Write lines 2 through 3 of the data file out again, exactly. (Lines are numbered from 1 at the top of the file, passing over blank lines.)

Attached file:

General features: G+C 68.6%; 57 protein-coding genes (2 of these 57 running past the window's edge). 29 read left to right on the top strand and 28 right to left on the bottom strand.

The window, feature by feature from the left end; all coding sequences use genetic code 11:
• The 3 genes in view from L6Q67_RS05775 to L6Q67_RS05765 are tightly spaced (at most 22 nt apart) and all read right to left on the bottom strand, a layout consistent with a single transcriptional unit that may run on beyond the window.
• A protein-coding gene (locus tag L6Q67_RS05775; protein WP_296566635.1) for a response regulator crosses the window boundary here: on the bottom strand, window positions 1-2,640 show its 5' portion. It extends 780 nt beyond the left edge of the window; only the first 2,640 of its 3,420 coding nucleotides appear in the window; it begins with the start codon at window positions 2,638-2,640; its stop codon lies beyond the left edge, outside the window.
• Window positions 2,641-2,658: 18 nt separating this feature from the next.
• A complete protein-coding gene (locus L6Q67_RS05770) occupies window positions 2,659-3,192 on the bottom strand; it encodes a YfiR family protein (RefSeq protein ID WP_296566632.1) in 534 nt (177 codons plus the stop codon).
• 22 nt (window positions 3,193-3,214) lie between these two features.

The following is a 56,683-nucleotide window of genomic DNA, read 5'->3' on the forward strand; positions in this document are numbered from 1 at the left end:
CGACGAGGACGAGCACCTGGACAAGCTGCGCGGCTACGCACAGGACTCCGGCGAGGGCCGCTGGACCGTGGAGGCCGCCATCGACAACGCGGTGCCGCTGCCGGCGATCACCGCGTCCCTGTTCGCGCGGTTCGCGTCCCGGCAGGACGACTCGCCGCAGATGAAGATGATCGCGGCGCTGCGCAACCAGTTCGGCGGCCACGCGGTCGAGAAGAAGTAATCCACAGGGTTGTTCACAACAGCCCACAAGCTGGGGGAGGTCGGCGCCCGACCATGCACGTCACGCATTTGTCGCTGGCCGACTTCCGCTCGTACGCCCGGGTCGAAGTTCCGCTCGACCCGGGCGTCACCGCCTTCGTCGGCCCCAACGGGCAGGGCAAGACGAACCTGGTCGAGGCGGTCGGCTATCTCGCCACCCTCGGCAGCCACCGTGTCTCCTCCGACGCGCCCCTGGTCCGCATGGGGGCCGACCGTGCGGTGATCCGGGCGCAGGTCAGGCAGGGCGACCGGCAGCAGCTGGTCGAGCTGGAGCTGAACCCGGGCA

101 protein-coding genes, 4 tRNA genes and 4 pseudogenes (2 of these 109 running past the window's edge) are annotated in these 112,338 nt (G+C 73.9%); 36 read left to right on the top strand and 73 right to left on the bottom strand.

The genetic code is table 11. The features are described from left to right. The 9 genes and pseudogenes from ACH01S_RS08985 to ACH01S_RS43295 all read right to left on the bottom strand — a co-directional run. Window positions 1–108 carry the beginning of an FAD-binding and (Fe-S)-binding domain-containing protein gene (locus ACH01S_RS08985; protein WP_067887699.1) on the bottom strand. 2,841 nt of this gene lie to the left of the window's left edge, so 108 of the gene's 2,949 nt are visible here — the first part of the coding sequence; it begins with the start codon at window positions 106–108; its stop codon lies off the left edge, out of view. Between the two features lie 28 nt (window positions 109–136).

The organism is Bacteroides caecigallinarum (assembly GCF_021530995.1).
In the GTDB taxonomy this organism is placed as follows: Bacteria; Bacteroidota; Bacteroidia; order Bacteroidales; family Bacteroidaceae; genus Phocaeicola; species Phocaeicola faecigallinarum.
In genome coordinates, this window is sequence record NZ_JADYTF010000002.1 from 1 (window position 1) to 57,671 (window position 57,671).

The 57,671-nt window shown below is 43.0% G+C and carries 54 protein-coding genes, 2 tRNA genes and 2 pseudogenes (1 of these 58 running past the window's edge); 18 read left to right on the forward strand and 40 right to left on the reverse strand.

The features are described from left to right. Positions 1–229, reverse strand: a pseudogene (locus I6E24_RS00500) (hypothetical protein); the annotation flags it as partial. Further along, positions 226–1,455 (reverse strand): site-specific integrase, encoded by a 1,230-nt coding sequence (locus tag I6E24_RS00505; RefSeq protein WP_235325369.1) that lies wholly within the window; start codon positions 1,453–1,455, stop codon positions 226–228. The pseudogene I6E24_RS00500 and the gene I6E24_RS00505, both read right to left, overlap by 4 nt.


The window, feature by feature from the left end; all coding sequences use genetic code 11:
• The 3 genes in view from L6Q67_RS05775 to L6Q67_RS05765 are tightly spaced (at most 22 nt apart) and all read right to left on the bottom strand, a layout consistent with a single transcriptional unit that may run on beyond the window.